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The Dumbing of the Kitchen

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HistoricFoodie View Drop Down
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    Posted: 23 April 2014 at 06:48




Well, it happened again. Another celebrity chef using a food term randomly, and, thereby, changing its meaning.

Don’t get me wrong; I’ve been a professional writer and editor for 50 years, and am fully aware that language is a living thing that evolves and changes. But when those changes are established arbitrarily, they become meaningless. And we no longer communicate.

This is an especial problem with groups that have their own jargon. And trade group faces this problem, and cooks are no exception.

For instance, my pet peeve, in this regard, has always been the misuse of the word “sauté.” Sauté means to fry, over high heat, in very little oil. It literally means “to jump,” which is what the food does when it’s sautéed correctly.

Come the healthy food proponents, who start to write cooking instructions like; “sauté in a little water…..”

Bzzzt! Wrong! Thanks for playing! When you cook in water, you are variously steaming, poaching, simmering, or boiling. You most assuredly are not sautéing. Taking out the oil may or may not be healthy (the jury is actually still out on that). But it certainly means that you cannot sauté.

Another one high on my list is the way celebrity chefs---particularly current and former Food Network stars---use the term “heirloom.” As in, “…..those good heirloom tomatoes.” They make it sound (and I really believe they think this is the case) as if “heirloom” is a specific variety, rather than a class of things. And many of them who do recognize “heirloom” as a class description are amazed to find out it applies to more than tomatoes.

What got my panties in a bunch this time was this clown doing the cooking segment on one of the morning shows. He’s going to teach us his method for making sliders. My problem wasn’t with his flavoring components, nor with how he arranged it on the bun, nor even with his choice of bun. It was with the very concept. What he did was start with a quarter pound of ground beef.

Excuse me? A quarter pound is the standard weight of any hamburger.

Sliders, originally, were what White Castle called their mini-burgers. There is, as I recall, about 1 ½ ounces of meat in them, or maybe a bit more. There are other things marking those sliders, such as the holes in them (so they could be cooked without flipping, donchasee), and their square shape.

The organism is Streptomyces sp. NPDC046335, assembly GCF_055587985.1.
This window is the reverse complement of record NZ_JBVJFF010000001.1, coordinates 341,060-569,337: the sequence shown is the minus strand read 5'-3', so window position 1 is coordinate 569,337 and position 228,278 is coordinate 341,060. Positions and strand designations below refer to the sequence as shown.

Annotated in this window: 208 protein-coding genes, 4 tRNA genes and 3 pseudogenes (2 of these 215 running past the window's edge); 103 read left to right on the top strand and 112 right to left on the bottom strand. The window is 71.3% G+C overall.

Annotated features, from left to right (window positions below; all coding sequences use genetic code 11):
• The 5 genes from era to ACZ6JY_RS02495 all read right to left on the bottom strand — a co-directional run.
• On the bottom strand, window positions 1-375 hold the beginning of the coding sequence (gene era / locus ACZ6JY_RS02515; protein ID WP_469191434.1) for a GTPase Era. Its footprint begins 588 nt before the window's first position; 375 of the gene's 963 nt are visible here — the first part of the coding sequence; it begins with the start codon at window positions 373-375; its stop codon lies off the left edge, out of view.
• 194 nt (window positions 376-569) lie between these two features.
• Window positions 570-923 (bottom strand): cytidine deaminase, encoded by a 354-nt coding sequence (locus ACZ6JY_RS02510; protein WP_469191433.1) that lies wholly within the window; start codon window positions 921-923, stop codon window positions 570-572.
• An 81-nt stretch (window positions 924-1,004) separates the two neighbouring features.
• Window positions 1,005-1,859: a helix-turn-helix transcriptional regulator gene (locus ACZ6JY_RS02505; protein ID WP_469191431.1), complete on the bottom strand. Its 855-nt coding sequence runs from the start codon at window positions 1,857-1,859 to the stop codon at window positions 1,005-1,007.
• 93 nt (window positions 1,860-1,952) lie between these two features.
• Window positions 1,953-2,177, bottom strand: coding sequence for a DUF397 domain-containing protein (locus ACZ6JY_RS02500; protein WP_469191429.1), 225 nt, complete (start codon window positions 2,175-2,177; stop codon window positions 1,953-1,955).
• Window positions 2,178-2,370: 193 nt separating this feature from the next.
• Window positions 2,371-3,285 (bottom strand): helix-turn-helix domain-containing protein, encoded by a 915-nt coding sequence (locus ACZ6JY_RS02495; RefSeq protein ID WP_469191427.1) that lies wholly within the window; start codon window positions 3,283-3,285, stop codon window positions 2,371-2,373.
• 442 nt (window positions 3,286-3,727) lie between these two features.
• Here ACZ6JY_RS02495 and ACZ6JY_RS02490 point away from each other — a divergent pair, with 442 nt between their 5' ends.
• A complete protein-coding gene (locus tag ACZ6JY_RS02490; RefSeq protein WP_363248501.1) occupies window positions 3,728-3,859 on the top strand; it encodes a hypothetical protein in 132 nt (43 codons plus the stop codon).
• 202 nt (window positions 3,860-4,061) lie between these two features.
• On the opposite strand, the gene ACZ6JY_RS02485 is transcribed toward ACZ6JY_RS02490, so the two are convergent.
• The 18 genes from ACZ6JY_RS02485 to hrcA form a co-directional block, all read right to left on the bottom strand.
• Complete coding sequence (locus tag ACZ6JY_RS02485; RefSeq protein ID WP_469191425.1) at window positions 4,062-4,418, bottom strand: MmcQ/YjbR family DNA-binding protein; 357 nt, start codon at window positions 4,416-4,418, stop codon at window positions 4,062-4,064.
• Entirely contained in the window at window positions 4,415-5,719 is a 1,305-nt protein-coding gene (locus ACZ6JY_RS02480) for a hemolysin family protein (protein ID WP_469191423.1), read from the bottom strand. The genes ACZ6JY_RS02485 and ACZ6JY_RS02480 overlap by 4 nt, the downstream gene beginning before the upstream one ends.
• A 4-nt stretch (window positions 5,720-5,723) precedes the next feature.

White Castle never took the proper steps to protect the name, however. So, when mini-burgers became all the rage a few years back, restaurants started calling them sliders. And the name stuck.

There, by the way, is an example of word evolution. “Slider” went from describing a very specific product, to describing all mini-burgers.

But now, if we’re to believe the joker I saw the other day, “slider” applies to any hamburger. And if that’s the case, then, as a culinary term, it’s lost all meaning.

I could go on. But I’d rather hear what y’all think. Do you have examples of culinary terms that have gone bad, because some recipe writer wanted to change the meaning? Or didn’t know what the term meant in the first place? Or was just being arbitrary?

Have there been times when you were confused by a recipe because the terms used didn’t seem to apply (like sauté in water)?

Or am I the only one bothered by this apparently growing trend?
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pitrow View Drop Down
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Post Options Post Options   Thanks (0) Thanks(0)   Quote pitrow Quote  Post ReplyReply Direct Link To This Post Posted: 23 April 2014 at 09:43
Originally posted by HistoricFoodie HistoricFoodie wrote:


But now, if we’re to believe the joker I saw the other day, “slider” applies to any hamburger. And if that’s the case, then, as a culinary term, it’s lost all meaning.


I agree with your post on the whole, but just to further complicate things, when I had first heard of sliders, it did apply to any burger. I have no idea where I had heard it, but it was described to me as a Navy term for burgers. Burgers were sliders and hot dogs were rollers, based on their movements as the ship rocked in the swells. But I've only heard it once many years ago, so it could be pure BS.
Mike
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Post Options Post Options   Thanks (0) Thanks(0)   Quote TasunkaWitko Quote  Post ReplyReply Direct Link To This Post Posted: 23 April 2014 at 18:07
i can't think of any right now, but I know exactly what you mean, and agree. 

This might be a good thread on which to keep a running tally of these malapropisms as we encounter them, and to discuss them.
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Post Options Post Options   Thanks (0) Thanks(0)   Quote HistoricFoodie Quote  Post ReplyReply Direct Link To This Post Posted: 23 April 2014 at 18:48
I dunno, Mike. I served on two different ships---a tin can and a command cruiser---back in the 60s, and never heard either term used that way.